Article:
Overcoming Vomiting in Children Wisely

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Overcoming Vomiting in Children Wisely
Overcoming Vomiting in Children Wisely

When dealing with vomiting in children, sometimes parents feel panicked, confused, and very worried, especially if the child is experiencing it for the first time. In fact, it is important for parents to be calm and wise in dealing with this condition

In dealing with vomiting in children, parents need to understand in advance what things might cause vomiting. That way, panic can be minimized. In addition, it is also important to know the danger signs to watch out for so that the child can be immediately taken to the hospital.

Overcoming Vomiting in Children Wisely - Alodokter

Recognizing Causes of Vomiting in Children

The following are common causes of vomiting in children:

1. Stomach flu or gastroenteritis

Stomach flu or gastroenteritis often occurs due to viral or bacterial infection of the digestive system. Symptoms can begin to be felt 12–48 hours after the child is infected. Not only vomiting, children may also experience diarrhea, nausea, and stomach cramps. This condition usually doesn't last long and is harmless.

2. Food poisoning

Food poisoning generally occurs due to infection from bacteria that contaminate food. Children can experience it if they eat food, such as meat, seafood, or eggs, which are not hygienically processed, not cooked thoroughly, or are not stored properly.

3. Food allergy

Vomiting in children can also be a sign that he is allergic to certain foods, such as nuts, fish, shellfish, shrimp, eggs, cow's milk, wheat, or soy. In addition to vomiting, food allergies can be accompanied by swelling of the lips, itching, or difficulty breathing.

4. Appendicitis

Appendicitis or appendicitis can cause vomiting, fever, and heartburn. This pain will usually get worse and move to the lower right abdomen. Appendicitis is an emergency and requires medical treatment.

In addition to the above conditions, vomiting in children can also be caused by urinary stones, ear infections, pneumonia, migraines in children, meningitis or inflammation of the lining of the brain, as well as stress or anxiety.

How to Overcome Vomiting in Children at Home

When a child vomits, the first and most important thing parents need to do is calm him down. After that, make sure that the child is not dehydrated from vomiting.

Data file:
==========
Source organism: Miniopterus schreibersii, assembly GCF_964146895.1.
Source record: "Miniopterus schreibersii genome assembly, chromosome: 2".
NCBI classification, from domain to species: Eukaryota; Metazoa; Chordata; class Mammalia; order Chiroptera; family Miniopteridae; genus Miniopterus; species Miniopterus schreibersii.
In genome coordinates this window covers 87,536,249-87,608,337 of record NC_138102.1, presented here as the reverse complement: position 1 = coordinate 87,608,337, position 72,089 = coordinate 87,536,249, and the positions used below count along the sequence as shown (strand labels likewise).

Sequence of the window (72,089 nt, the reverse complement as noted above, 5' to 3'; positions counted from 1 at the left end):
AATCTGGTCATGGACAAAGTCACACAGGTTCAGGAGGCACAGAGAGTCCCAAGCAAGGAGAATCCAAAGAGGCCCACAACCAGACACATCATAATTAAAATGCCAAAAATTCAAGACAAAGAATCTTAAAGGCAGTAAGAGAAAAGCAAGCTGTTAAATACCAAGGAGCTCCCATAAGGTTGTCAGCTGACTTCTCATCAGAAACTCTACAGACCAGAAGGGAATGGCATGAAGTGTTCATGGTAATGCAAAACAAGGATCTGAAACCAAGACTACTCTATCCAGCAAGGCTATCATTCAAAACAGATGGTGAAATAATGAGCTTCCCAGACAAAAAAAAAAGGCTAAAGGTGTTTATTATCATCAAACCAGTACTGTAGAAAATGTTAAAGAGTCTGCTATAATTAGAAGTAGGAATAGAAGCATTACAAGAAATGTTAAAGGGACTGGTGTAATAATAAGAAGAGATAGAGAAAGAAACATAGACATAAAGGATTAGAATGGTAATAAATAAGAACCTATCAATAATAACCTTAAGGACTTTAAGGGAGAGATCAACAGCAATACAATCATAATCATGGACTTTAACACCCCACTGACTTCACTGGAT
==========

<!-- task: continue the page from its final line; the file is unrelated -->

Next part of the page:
Here are some ways to deal with vomiting in children that can be done at home:

  • Keep the child upright or lying on his stomach or on his side so that he does not inhale vomit into the respiratory tract and lungs.
  • Give your child fluids, such as water, ORS, breast milk, or honey, slowly and gradually when the stomach has been calm for about half an hour or so.
  • Do not force the child to drink anything while he is still vomiting every 5–10 minutes.
  • Give the child a drink that relieves nausea and vomiting, such as warm tea or ginger. Avoid carbonated drinks or drinks high in sugar.
  • Avoid solid food for the first 24 hours or after the child's condition returns to normal.
  • Give your child plenty to drink and he althy solid foods, such as bread, cereal, rice, soup stock, fruits and vegetables when his condition returns to normal and his appetite returns.
  • Avoid foods that are difficult to digest, such as fatty foods.
  • Don't just give children over-the-counter nausea relievers, especially drugs that contain aspirin.

The administration of drugs to relieve vomiting in children needs to be adjusted to the child's condition and causes, based on the results of the doctor's examination.

Signs of Vomiting in Children to Watch Out for

Immediately consult a doctor or take the child to the hospital, if the vomiting is accompanied by the following conditions:

Blood in vomit

If there is a little blood in your child's vomit, you really don't need to worry too much. However, if you vomit more blood or the blood in your vomit starts to turn black, take your child to the emergency room at the nearest hospital so that they can be treated as quickly as possible.

Accompanied by severe stomach pain

You should also be wary if your child has vomiting accompanied by severe stomach pain. This condition can be a symptom of appendicitis, especially if the abdominal pain is on the right side.

In addition, also pay attention if the child starts to look weak and signs of jaundice appear. Jaundice that accompanies upper right abdominal pain may be a sign of hepatitis.

The vomiting occurs continuously

If the child continues to vomit whatever food or drink he ingested, his body will lose a lot of fluids and nutrients it needs. In this condition, the child can become dehydrated and require medical attention to prevent a more serious condition.

Children who are dehydrated can be characterized by reduced urination, dry lips and mouth, lethargy, dark yellow urine, sunken eyes, cold, and looks sleepy.

In general, vomiting in children is not dangerous.However, consult a doctor immediately if your child continues to vomit for more than 24 hours or experiences any of the danger signs mentioned above. That way, treatment can be given immediately to prevent complications that could occur.

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